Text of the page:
Ulnar Deviation And Wrist Subluxation

synostosis

Ulna anlage present Forearm pronated

Progressive ulnar deviation and bowing common

Type II is most common type of ulnar clubhand.

Adapted from Dobyns JH, Wood VE, Bayne LG. Congenital hand deformities. In: Green DP, ed. Operative Hand Surgery, 3rded. New York: Churchill-Livingstone; 1993:251—548.

Type II is most common type of ulnar clubhand.

Adapted from Dobyns JH, Wood VE, Bayne LG. Congenital hand deformities. In: Green DP, ed. Operative Hand Surgery, 3rded. New York: Churchill-Livingstone; 1993:251—548.

a definable cause. Ulnar deficiency is an uncommon anomaly, and the ratio between radial and ulnar deficiency ranges from 4:1 to 10:1. There is a spectrum of ulnar deficiency with varying degrees of ulna absence, elbow instability, and ulnar deviation of the hand. The classification system is based on the amount of ulna remaining and the degree of deformity (Table 77—1). The typical deformity is a shortened forearm with a bowed radius and ulnar deviation of the hand, with digital anomalies. The elbow usually has restricted motion, and its stability is related to the presence and size of the proximal ulna. The deficient length of the ulna increases the load borne by the radius, and the radial head may subluxate or dislocate. In addition, in a type IV ulnar clubhand the radial head is fused to the humerus. The wrist and hand deformities most commonly involve the ulnar carpus (pisiform, hamate, tri-quetrum) and ulnar rays. However, radial-sided deficiencies (e.g., thumb hypoplasia) can also occur in ulnar deficiency.

The hypoplastic or absent ulna may be replaced by an unossified anlage that connects the remaining proximal ulna or humerus to the ulnar carpus and/or distal radius. This structure has no growth potential and may act as a tether to cause progressive bowing of the radius and ulnar deviation during growth. The ulnar anlage is most commonly present in type II and IV ulnar deficiency, but its incidence and constancy as deforming forces are controversial.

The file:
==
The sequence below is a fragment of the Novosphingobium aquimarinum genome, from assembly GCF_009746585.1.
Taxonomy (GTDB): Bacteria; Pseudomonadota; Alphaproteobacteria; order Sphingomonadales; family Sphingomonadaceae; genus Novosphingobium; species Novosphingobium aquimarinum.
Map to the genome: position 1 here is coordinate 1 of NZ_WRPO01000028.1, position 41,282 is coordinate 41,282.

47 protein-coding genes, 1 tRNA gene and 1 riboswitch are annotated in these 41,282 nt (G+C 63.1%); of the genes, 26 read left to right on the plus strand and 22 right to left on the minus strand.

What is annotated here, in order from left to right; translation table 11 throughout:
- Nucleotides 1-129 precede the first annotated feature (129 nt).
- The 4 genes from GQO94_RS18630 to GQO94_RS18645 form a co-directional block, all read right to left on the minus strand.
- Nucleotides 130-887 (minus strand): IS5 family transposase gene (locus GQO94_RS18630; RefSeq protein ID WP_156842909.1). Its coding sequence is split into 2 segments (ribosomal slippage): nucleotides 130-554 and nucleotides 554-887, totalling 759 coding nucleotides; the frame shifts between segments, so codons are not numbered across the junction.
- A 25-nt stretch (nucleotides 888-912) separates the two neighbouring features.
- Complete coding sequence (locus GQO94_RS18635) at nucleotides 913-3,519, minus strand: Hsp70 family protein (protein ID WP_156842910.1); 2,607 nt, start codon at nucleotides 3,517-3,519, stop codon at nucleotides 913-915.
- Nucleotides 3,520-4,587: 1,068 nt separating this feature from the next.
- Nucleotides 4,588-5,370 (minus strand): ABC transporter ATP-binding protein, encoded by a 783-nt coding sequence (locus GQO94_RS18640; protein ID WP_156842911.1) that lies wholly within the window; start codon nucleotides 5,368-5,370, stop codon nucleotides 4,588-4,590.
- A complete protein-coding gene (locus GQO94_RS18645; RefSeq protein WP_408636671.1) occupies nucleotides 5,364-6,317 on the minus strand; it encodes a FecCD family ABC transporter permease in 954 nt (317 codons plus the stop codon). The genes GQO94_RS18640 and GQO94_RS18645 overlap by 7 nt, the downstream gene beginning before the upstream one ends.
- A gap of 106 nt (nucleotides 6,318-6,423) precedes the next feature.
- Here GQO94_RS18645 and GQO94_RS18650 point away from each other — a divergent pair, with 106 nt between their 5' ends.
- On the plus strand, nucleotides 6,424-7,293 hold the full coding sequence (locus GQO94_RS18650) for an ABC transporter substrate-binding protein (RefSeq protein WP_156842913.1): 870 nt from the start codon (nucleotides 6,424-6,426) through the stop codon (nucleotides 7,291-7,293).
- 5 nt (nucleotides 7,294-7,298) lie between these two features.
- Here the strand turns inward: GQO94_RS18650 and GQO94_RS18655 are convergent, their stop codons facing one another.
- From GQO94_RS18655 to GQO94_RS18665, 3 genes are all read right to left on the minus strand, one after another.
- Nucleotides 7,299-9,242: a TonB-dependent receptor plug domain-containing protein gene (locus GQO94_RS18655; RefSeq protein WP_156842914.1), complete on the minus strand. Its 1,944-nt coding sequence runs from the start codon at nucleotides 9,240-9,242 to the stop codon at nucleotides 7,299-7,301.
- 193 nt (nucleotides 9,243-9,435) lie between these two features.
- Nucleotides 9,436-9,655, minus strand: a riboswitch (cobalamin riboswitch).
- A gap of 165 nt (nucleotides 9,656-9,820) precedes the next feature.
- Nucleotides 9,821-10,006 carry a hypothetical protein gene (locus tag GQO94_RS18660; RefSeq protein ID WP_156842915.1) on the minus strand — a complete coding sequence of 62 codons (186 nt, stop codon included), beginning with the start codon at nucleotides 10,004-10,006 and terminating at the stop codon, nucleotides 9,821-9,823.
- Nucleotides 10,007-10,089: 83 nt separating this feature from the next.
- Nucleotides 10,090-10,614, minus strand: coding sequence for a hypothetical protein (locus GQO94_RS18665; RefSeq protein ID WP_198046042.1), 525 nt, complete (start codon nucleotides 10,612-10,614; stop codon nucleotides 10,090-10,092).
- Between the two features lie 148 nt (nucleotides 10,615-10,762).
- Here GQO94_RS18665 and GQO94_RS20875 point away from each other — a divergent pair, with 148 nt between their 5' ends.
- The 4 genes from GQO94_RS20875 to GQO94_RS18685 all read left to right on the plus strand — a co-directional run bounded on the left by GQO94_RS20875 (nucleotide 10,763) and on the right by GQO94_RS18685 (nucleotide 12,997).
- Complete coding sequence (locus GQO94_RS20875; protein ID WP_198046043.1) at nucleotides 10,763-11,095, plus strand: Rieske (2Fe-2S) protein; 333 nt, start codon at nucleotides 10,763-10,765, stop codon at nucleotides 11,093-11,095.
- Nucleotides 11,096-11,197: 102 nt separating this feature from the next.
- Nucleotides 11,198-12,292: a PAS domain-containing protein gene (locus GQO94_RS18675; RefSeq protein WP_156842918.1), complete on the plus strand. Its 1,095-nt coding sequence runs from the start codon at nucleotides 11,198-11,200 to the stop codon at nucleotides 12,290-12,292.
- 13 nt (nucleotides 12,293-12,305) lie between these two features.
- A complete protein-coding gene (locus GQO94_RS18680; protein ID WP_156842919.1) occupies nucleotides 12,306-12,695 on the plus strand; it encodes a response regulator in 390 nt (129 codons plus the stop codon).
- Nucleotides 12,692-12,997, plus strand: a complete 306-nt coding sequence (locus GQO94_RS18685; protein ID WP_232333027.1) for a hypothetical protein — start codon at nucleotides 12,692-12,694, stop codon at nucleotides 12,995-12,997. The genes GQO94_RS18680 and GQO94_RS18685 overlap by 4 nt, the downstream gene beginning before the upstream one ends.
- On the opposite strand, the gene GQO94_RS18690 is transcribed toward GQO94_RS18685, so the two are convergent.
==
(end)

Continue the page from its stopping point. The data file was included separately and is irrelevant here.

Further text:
Nonsurgical Management

The initial treatment of ulnar deficiency is nonoperative with stretching and splinting. The parents are instructed on passive stretching of the wrist at each diaper change. A splint is fabricated to improve the alignment of the limb and prevent further ulnar deviation of the wrist. This splint is worn at nighttime so as not to inhibit daily use of the arm or interfere with the development of extremity function.

Children with congenital anomalies can adapt remarkably well to their deformities. They develop compensatory maneuvers to accomplish both simple and intricate functional tasks. The treating physician should be cautious when considering surgical intervention for anomalies like ulnar deficiency. Ample time should be spent with the child and family discussing what activities can and cannot be performed. The child should be observed performing activities, and the compensatory motion that has developed over time should be noted. The proposed surgery should not interfere with these established patterns of function in favor of cosmesis. In addition, adaptive equipment can be used to accomplish a variety of tasks and should be considered prior to surgery. When contemplating surgery, realistic goals should be discussed with the family and defined prior to the procedure.

Surgical Management

Type I ulnar deficiency does not usually require treatment as there is minimal bowing of the radius and the elbow is stable. Types II, III, and IV may require treatment to address the elbow, forearm, and wrist.